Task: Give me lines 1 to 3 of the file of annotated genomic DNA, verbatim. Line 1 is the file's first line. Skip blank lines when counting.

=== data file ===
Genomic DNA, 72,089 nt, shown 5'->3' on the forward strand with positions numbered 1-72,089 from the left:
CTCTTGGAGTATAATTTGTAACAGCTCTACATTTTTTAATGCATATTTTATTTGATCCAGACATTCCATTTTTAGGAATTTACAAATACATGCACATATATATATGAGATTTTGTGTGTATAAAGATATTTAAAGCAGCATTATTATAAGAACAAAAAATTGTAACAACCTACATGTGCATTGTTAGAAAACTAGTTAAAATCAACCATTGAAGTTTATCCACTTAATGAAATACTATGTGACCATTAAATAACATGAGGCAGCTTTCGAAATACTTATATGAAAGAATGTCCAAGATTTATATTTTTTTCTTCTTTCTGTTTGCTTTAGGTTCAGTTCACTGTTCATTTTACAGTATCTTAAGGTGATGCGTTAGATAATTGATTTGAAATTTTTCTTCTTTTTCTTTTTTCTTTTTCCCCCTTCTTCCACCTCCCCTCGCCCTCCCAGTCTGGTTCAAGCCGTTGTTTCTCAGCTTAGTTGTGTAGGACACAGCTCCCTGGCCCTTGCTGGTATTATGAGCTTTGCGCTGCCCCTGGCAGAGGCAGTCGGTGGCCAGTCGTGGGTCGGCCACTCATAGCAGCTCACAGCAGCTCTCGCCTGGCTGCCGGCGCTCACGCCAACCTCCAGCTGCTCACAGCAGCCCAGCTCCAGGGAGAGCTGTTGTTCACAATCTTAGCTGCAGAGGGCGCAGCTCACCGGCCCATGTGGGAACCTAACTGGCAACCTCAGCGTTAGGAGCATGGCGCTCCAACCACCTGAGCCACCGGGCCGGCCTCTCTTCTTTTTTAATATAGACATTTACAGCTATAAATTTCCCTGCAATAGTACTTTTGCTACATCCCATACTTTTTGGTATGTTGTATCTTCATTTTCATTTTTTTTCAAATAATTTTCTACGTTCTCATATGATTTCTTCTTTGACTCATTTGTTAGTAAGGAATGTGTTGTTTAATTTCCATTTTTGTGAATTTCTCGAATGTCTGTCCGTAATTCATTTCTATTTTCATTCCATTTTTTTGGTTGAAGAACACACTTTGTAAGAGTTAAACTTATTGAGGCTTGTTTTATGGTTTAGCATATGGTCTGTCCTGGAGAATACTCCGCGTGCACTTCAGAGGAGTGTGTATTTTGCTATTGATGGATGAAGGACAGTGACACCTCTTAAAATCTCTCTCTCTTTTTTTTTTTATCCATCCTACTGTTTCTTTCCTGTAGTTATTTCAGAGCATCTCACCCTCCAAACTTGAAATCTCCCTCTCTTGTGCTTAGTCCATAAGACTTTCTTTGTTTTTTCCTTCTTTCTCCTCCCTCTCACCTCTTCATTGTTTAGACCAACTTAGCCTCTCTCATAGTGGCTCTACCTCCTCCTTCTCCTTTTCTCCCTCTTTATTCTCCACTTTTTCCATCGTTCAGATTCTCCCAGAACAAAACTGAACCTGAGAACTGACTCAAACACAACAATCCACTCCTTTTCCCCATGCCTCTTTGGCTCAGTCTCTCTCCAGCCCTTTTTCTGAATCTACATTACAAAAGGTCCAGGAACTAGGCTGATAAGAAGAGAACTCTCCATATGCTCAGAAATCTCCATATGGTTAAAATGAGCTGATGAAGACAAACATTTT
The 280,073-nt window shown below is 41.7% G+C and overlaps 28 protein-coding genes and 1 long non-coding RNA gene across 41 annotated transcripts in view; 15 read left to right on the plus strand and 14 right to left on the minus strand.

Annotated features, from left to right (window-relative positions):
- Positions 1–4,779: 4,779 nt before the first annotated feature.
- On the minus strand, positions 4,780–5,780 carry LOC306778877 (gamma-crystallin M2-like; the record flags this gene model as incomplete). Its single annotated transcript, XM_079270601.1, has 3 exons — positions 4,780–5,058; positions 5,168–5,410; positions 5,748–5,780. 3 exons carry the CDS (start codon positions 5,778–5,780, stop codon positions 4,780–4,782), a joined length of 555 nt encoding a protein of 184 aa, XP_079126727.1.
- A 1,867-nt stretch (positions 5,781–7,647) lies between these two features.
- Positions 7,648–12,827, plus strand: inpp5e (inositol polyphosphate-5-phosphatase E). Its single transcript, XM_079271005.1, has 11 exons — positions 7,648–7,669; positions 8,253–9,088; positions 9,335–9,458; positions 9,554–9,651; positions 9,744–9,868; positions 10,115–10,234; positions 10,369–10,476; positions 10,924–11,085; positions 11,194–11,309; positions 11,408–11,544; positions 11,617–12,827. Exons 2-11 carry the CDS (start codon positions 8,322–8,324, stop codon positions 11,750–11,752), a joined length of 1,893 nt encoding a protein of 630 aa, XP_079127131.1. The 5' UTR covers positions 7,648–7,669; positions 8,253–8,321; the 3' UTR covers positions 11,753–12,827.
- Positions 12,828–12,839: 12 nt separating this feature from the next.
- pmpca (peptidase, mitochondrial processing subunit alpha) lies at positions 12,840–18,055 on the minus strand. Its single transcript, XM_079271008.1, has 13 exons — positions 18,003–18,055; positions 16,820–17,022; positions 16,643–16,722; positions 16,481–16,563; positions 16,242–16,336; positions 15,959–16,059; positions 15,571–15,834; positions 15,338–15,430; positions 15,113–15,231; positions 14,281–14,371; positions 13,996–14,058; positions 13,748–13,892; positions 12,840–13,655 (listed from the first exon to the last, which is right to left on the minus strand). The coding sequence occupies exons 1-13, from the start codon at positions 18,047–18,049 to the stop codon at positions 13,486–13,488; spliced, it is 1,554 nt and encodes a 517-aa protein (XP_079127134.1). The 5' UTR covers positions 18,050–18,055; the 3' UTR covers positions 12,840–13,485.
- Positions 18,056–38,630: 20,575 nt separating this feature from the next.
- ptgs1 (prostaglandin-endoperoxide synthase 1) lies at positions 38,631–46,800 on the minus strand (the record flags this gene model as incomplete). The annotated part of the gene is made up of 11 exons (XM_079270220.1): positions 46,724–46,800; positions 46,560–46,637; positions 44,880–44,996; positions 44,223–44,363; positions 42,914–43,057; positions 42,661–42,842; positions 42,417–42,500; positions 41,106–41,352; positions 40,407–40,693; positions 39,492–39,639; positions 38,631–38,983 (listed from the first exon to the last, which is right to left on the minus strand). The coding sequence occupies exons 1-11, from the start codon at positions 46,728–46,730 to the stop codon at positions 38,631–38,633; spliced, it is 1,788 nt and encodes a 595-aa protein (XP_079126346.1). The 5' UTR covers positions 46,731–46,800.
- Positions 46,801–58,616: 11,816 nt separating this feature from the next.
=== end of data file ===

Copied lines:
Genomic DNA, 72,089 nt, shown 5'->3' on the forward strand with positions numbered 1-72,089 from the left:
CTCTTGGAGTATAATTTGTAACAGCTCTACATTTTTTAATGCATATTTTATTTGATCCAGACATTCCATTTTTAGGAATTTACAAATACATGCACATATATATATGAGATTTTGTGTGTATAAAGATATTTAAAGCAGCATTATTATAAGAACAAAAAATTGTAACAACCTACATGTGCATTGTTAGAAAACTAGTTAAAATCAACCATTGAAGTTTATCCACTTAATGAAATACTATGTGACCATTAAATAACATGAGGCAGCTTTCGAAATACTTATATGAAAGAATGTCCAAGATTTATATTTTTTTCTTCTTTCTGTTTGCTTTAGGTTCAGTTCACTGTTCATTTTACAGTATCTTAAGGTGATGCGTTAGATAATTGATTTGAAATTTTTCTTCTTTTTCTTTTTTCTTTTTCCCCCTTCTTCCACCTCCCCTCGCCCTCCCAGTCTGGTTCAAGCCGTTGTTTCTCAGCTTAGTTGTGTAGGACACAGCTCCCTGGCCCTTGCTGGTATTATGAGCTTTGCGCTGCCCCTGGCAGAGGCAGTCGGTGGCCAGTCGTGGGTCGGCCACTCATAGCAGCTCACAGCAGCTCTCGCCTGGCTGCCGGCGCTCACGCCAACCTCCAGCTGCTCACAGCAGCCCAGCTCCAGGGAGAGCTGTTGTTCACAATCTTAGCTGCAGAGGGCGCAGCTCACCGGCCCATGTGGGAACCTAACTGGCAACCTCAGCGTTAGGAGCATGGCGCTCCAACCACCTGAGCCACCGGGCCGGCCTCTCTTCTTTTTTAATATAGACATTTACAGCTATAAATTTCCCTGCAATAGTACTTTTGCTACATCCCATACTTTTTGGTATGTTGTATCTTCATTTTCATTTTTTTTCAAATAATTTTCTACGTTCTCATATGATTTCTTCTTTGACTCATTTGTTAGTAAGGAATGTGTTGTTTAATTTCCATTTTTGTGAATTTCTCGAATGTCTGTCCGTAATTCATTTCTATTTTCATTCCATTTTTTTGGTTGAAGAACACACTTTGTAAGAGTTAAACTTATTGAGGCTTGTTTTATGGTTTAGCATATGGTCTGTCCTGGAGAATACTCCGCGTGCACTTCAGAGGAGTGTGTATTTTGCTATTGATGGATGAAGGACAGTGACACCTCTTAAAATCTCTCTCTCTTTTTTTTTTTATCCATCCTACTGTTTCTTTCCTGTAGTTATTTCAGAGCATCTCACCCTCCAAACTTGAAATCTCCCTCTCTTGTGCTTAGTCCATAAGACTTTCTTTGTTTTTTCCTTCTTTCTCCTCCCTCTCACCTCTTCATTGTTTAGACCAACTTAGCCTCTCTCATAGTGGCTCTACCTCCTCCTTCTCCTTTTCTCCCTCTTTATTCTCCACTTTTTCCATCGTTCAGATTCTCCCAGAACAAAACTGAACCTGAGAACTGACTCAAACACAACAATCCACTCCTTTTCCCCATGCCTCTTTGGCTCAGTCTCTCTCCAGCCCTTTTTCTGAATCTACATTACAAAAGGTCCAGGAACTAGGCTGATAAGAAGAGAACTCTCCATATGCTCAGAAATCTCCATATGGTTAAAATGAGCTGATGAAGACAAACATTTT
The 280,073-nt window shown below is 41.7% G+C and overlaps 28 protein-coding genes and 1 long non-coding RNA gene across 41 annotated transcripts in view; 15 read left to right on the plus strand and 14 right to left on the minus strand.